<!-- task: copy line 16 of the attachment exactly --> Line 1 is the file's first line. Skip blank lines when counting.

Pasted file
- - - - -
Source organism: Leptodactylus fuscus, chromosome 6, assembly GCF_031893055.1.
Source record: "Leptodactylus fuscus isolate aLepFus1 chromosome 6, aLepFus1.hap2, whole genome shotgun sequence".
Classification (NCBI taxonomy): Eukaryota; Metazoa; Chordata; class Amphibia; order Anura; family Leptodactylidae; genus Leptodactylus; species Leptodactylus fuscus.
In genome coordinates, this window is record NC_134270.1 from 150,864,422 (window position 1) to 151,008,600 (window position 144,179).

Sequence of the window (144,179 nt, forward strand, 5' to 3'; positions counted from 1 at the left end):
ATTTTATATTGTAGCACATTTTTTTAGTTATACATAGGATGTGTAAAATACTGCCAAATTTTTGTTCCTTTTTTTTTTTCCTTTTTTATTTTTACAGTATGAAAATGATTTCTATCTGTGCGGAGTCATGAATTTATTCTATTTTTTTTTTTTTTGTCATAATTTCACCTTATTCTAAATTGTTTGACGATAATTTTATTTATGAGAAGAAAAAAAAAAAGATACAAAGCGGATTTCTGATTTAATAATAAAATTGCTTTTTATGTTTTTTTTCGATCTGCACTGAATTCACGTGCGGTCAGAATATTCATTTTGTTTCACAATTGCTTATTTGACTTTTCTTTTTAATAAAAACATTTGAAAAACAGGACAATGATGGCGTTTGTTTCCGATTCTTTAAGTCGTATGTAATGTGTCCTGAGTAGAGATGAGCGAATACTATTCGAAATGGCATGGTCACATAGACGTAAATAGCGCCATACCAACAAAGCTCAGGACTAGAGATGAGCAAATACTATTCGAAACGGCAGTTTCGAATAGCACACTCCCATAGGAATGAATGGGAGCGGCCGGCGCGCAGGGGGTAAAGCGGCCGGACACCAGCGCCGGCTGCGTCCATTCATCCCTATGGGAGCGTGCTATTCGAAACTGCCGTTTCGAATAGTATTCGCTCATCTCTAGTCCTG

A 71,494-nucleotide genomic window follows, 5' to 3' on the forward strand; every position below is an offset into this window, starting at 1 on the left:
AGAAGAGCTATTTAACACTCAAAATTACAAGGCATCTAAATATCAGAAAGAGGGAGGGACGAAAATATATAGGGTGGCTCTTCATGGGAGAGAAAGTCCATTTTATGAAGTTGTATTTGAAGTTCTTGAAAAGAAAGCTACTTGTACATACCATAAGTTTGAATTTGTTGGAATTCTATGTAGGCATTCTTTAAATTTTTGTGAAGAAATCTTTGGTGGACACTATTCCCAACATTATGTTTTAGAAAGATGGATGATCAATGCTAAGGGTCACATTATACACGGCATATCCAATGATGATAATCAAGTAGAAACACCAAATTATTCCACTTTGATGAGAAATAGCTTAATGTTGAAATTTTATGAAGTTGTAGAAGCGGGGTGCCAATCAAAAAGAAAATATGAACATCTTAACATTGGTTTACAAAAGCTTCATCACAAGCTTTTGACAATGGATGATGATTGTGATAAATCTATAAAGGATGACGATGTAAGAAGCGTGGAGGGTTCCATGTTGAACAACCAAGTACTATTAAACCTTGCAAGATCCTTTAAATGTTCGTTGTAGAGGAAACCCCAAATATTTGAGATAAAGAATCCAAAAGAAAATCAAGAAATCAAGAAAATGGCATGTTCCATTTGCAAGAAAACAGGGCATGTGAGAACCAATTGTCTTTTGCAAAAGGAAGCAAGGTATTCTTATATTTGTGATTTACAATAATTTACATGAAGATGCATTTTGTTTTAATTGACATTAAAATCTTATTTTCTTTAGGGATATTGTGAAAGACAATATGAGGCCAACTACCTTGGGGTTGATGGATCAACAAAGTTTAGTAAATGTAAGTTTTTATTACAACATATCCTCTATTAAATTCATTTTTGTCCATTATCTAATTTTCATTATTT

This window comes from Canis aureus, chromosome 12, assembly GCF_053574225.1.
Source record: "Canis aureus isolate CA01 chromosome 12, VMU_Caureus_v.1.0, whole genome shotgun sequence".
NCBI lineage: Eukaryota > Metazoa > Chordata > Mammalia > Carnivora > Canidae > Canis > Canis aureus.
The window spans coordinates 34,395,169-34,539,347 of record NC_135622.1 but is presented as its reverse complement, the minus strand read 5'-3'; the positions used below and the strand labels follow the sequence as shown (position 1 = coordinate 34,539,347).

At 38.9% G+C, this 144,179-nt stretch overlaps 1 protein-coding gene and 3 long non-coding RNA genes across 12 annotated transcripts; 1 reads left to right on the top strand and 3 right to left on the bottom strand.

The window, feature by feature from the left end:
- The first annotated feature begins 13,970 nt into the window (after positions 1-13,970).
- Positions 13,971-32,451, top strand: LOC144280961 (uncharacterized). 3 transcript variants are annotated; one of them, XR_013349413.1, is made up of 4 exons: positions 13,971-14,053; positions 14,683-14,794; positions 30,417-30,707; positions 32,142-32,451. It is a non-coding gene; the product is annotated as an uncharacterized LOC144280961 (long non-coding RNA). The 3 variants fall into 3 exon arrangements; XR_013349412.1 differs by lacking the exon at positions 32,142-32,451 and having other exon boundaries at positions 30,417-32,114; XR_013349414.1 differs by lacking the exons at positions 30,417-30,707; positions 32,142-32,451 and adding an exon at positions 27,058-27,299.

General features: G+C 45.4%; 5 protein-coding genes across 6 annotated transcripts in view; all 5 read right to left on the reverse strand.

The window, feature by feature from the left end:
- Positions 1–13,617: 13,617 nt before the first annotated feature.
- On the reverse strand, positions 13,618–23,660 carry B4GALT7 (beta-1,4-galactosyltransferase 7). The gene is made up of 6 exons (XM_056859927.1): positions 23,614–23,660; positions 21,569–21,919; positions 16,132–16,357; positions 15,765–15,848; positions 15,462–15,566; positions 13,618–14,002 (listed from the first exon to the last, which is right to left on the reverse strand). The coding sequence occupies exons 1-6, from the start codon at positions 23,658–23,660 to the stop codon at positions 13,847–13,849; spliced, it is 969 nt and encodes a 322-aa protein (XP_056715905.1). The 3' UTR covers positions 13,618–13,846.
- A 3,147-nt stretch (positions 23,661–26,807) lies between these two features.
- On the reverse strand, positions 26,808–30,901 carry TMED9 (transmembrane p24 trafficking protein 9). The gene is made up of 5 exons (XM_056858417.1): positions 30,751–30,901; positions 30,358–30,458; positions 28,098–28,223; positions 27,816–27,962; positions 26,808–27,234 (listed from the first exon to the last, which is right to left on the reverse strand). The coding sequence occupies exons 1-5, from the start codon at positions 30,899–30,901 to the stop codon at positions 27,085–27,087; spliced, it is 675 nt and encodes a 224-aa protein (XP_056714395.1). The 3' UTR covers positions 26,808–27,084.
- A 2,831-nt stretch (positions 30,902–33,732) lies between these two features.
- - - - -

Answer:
- Positions 13,971-32,451, top strand: LOC144280961 (uncharacterized). 3 transcript variants are annotated; one of them, XR_013349413.1, is made up of 4 exons: positions 13,971-14,053; positions 14,683-14,794; positions 30,417-30,707; positions 32,142-32,451. It is a non-coding gene; the product is annotated as an uncharacterized LOC144280961 (long non-coding RNA). The 3 variants fall into 3 exon arrangements; XR_013349412.1 differs by lacking the exon at positions 32,142-32,451 and having other exon boundaries at positions 30,417-32,114; XR_013349414.1 differs by lacking the exons at positions 30,417-30,707; positions 32,142-32,451 and adding an exon at positions 27,058-27,299.